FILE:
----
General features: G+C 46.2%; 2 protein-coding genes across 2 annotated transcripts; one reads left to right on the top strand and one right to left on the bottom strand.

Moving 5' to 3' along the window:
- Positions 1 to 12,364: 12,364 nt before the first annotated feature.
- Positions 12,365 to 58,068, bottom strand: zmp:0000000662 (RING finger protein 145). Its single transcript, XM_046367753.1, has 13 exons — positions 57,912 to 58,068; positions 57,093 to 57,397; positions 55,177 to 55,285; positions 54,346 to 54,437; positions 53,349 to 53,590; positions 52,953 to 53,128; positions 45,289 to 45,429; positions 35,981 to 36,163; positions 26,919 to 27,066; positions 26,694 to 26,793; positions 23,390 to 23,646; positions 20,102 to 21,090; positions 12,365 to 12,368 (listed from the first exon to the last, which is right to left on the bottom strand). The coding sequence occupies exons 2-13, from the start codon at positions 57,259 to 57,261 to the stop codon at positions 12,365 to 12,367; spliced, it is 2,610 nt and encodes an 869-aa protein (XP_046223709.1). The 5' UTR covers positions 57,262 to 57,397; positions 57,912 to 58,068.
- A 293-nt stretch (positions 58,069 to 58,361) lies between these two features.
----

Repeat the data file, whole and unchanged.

General features: G+C 46.2%; 2 protein-coding genes across 2 annotated transcripts; one reads left to right on the top strand and one right to left on the bottom strand.

Moving 5' to 3' along the window:
- Positions 1 to 12,364: 12,364 nt before the first annotated feature.
- Positions 12,365 to 58,068, bottom strand: zmp:0000000662 (RING finger protein 145). Its single transcript, XM_046367753.1, has 13 exons — positions 57,912 to 58,068; positions 57,093 to 57,397; positions 55,177 to 55,285; positions 54,346 to 54,437; positions 53,349 to 53,590; positions 52,953 to 53,128; positions 45,289 to 45,429; positions 35,981 to 36,163; positions 26,919 to 27,066; positions 26,694 to 26,793; positions 23,390 to 23,646; positions 20,102 to 21,090; positions 12,365 to 12,368 (listed from the first exon to the last, which is right to left on the bottom strand). The coding sequence occupies exons 2-13, from the start codon at positions 57,259 to 57,261 to the stop codon at positions 12,365 to 12,367; spliced, it is 2,610 nt and encodes an 869-aa protein (XP_046223709.1). The 5' UTR covers positions 57,262 to 57,397; positions 57,912 to 58,068.
- A 293-nt stretch (positions 58,069 to 58,361) lies between these two features.